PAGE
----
On the implausibility of slow-switching arguments in establishing incompatibility thesis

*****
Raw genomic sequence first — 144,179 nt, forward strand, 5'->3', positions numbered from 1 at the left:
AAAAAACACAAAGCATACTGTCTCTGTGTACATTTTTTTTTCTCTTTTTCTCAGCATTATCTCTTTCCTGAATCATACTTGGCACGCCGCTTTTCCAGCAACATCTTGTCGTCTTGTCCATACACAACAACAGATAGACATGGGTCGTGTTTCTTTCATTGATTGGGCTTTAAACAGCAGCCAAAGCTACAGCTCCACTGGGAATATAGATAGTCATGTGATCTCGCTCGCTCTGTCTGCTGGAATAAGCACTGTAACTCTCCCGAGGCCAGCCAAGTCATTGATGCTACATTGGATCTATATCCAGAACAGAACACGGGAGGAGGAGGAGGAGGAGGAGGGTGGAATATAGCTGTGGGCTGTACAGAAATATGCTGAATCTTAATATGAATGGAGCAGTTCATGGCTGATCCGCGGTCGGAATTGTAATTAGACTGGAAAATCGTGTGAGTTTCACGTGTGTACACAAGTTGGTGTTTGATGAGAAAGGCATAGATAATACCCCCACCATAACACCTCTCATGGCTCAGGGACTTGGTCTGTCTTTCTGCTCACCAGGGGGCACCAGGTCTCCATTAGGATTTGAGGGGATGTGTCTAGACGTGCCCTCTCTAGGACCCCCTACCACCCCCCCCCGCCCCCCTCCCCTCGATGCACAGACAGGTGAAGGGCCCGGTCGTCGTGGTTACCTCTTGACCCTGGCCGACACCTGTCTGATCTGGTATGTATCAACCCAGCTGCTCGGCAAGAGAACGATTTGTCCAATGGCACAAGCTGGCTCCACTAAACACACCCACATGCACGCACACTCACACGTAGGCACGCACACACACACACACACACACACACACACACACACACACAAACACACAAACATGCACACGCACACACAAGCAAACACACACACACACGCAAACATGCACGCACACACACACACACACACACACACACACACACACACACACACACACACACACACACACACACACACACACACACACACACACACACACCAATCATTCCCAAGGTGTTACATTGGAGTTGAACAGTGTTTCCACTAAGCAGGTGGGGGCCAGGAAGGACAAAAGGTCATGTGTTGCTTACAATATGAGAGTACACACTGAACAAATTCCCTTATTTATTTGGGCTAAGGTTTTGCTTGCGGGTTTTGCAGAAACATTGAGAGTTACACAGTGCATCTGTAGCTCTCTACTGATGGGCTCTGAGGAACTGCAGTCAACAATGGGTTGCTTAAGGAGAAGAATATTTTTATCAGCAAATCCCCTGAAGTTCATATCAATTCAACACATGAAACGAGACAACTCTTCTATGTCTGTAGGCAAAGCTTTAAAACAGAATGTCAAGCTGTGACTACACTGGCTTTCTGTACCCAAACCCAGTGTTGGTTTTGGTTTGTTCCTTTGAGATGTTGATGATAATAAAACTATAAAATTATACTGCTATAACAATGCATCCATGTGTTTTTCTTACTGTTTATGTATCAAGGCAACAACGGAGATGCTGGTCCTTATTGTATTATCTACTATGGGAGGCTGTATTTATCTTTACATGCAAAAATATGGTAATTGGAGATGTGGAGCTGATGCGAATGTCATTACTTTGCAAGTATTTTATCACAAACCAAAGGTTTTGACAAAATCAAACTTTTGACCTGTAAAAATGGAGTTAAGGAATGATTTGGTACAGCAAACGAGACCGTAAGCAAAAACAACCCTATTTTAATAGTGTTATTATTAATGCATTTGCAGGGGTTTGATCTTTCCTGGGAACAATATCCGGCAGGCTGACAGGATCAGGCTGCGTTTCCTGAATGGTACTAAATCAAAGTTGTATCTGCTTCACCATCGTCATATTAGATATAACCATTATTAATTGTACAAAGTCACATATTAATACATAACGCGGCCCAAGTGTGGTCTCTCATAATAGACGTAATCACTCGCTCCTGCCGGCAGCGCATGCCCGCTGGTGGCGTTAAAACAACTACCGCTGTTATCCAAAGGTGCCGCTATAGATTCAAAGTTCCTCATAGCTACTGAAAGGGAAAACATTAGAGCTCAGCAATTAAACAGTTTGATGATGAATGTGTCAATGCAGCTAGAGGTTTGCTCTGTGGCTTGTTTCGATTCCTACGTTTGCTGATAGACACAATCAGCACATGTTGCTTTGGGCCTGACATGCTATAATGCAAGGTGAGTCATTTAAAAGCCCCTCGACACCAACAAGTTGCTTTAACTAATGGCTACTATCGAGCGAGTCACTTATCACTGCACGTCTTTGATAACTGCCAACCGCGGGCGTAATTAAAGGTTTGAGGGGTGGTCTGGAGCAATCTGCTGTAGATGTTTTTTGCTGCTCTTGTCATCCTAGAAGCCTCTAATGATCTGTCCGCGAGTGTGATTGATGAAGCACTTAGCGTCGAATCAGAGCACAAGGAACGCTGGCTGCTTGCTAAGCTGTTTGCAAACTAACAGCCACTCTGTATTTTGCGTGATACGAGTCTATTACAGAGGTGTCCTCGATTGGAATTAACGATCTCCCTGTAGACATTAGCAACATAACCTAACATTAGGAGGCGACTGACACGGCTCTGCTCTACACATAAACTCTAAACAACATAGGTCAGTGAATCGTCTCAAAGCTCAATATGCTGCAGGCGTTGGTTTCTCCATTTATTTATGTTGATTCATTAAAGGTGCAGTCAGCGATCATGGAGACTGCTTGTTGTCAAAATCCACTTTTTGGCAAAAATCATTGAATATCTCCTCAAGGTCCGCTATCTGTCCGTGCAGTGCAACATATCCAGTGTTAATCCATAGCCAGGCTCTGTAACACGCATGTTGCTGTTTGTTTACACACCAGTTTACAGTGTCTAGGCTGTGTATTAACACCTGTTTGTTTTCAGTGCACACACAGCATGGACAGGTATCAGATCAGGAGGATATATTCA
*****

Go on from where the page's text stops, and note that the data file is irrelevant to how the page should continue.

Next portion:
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Philosophers who argue that content externalism is incompatible with authoritative self-knowledge usually employ one of the two arguments namely the slow-switching argument and the reductio ad absurdum. Of these I focus on only the former which in itself has two variants namely the content-switch (main argument) and the memory argument (a variant). I argue against both the variants thereby denying that slow-switching arguments succeed in establishing the incompatibility thesis. It is long held that if a slow-switched agent (Oscar) were to stay long enough on twin earth, his thought contents change unbeknownst to him. And it was reasoned that, since Oscar is unaware of the changes in his mental contents and cannot spot when the changes occurred, he does not have access to his own thought contents at all times, which thereby leads to the conclusion that authoritative self-knowledge is incompatible with externalism. In this thesis, I argue that, in cases like these, mental contents do not change unknown to Oscar. I appeal to theories of concept acquisition to achieve this end. This forms my attack on the main argument. And, as against the memory argument, I use two strategies the first one of which is an extension of the previous argument applied to this case; and the second strategy is to argue that memorial recollection depends on the past, and not the present, environment and, if Oscar does not forget any relevant past stimuli, his memorial contents upon recollection will not change. Having thus argued against both the variants of the slow-switching arguments, I conclude that slow-switching arguments do not succeed in establishing the incompatibility thesis.
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